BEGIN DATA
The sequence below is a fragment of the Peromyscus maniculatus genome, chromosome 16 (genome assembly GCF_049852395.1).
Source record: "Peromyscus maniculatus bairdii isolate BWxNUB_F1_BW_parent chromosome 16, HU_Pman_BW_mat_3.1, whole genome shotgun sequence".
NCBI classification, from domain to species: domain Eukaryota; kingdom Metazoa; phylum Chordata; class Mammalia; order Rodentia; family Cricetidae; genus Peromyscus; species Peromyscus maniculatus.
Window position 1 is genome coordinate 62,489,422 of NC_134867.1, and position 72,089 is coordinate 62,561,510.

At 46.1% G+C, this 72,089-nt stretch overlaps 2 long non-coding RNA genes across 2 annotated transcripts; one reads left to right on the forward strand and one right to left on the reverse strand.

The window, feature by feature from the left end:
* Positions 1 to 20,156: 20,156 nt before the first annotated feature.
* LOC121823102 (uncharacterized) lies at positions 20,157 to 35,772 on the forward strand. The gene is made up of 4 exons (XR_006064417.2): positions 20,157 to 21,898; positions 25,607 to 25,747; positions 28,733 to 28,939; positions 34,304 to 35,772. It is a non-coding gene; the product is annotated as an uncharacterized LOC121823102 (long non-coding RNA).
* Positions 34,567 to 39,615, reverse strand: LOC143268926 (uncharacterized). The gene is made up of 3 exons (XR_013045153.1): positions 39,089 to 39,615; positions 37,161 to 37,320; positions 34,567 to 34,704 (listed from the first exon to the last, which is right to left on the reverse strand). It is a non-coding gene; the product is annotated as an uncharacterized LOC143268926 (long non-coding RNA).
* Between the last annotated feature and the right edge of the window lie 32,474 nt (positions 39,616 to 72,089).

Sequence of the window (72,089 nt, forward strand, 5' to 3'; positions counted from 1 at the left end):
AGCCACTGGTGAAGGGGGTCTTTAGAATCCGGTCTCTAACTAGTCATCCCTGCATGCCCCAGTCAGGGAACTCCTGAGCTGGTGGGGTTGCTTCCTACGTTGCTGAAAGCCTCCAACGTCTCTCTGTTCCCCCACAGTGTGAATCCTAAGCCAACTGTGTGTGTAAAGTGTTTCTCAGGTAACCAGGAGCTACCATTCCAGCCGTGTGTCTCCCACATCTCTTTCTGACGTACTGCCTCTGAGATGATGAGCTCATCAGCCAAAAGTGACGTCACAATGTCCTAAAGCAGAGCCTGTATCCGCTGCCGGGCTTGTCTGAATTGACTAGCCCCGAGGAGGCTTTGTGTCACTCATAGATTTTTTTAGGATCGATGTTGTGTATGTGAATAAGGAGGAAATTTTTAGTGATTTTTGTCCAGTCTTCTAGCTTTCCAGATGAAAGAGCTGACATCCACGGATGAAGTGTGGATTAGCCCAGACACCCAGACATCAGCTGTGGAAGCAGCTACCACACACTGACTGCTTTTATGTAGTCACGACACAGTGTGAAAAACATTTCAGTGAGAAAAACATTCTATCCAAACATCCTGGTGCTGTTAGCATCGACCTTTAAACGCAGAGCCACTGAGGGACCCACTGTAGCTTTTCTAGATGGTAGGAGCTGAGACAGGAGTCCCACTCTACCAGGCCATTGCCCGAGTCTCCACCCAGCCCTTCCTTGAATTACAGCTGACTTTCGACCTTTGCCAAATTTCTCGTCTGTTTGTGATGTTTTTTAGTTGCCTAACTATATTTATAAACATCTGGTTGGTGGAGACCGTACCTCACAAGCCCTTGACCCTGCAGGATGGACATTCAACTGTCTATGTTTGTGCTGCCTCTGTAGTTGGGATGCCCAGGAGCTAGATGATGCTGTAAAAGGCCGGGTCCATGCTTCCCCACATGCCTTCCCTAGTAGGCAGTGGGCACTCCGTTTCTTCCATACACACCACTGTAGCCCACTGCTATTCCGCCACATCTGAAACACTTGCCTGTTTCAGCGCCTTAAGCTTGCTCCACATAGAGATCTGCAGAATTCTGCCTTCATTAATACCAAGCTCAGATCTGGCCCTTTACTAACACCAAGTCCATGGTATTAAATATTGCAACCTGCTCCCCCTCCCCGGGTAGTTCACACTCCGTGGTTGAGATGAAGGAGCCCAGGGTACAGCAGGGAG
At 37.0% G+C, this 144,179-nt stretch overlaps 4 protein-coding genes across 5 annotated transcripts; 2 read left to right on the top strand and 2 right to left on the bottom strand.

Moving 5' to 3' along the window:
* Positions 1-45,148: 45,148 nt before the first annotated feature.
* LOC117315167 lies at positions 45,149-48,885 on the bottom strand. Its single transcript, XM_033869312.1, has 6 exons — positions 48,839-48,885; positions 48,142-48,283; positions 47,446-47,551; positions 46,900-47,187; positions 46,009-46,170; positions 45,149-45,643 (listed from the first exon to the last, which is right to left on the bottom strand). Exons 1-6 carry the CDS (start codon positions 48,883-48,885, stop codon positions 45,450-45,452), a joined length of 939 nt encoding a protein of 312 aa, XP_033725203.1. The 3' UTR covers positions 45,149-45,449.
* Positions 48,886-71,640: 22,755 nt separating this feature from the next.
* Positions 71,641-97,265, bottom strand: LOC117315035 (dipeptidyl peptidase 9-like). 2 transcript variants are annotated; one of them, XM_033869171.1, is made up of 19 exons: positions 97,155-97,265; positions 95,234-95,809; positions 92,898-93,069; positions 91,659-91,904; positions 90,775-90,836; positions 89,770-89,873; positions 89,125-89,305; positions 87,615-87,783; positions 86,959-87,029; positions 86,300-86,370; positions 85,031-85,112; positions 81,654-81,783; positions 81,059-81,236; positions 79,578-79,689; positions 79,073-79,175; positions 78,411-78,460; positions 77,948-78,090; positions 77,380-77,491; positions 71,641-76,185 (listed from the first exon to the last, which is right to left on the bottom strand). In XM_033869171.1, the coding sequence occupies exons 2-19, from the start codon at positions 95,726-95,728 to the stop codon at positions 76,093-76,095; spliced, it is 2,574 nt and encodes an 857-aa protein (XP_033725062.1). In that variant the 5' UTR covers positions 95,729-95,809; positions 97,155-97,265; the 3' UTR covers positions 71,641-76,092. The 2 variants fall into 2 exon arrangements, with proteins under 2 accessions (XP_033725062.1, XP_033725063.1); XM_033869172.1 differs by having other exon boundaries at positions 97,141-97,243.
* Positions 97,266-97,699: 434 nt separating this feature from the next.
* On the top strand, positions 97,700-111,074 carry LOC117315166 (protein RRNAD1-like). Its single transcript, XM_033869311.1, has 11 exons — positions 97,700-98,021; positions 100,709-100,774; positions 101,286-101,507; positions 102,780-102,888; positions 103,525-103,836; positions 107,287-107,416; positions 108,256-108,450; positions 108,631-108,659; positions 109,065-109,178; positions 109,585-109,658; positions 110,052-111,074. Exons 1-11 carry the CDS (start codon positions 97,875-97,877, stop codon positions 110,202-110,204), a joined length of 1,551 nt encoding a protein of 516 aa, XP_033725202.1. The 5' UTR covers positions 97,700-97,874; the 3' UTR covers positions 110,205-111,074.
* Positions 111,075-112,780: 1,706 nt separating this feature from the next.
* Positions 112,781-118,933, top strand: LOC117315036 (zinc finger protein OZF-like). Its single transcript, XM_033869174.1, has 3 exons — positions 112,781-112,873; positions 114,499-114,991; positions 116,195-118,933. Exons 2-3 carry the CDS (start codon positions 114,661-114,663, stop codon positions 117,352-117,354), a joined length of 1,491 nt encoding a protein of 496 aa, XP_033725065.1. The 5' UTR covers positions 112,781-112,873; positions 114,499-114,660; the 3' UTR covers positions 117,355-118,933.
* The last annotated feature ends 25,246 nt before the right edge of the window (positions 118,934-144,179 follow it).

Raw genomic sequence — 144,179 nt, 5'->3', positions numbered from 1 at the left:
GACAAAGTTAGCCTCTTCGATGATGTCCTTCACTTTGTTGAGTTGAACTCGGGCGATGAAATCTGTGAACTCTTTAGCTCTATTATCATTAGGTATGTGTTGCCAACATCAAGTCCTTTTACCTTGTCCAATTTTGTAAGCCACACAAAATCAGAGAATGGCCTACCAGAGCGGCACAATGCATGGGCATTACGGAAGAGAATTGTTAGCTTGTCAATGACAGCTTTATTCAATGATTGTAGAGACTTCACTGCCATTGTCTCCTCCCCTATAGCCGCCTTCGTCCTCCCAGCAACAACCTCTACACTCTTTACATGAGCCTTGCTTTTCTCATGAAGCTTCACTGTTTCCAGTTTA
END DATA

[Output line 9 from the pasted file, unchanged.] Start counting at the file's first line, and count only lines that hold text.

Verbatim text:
* Positions 34,567 to 39,615, reverse strand: LOC143268926 (uncharacterized). The gene is made up of 3 exons (XR_013045153.1): positions 39,089 to 39,615; positions 37,161 to 37,320; positions 34,567 to 34,704 (listed from the first exon to the last, which is right to left on the reverse strand). It is a non-coding gene; the product is annotated as an uncharacterized LOC143268926 (long non-coding RNA).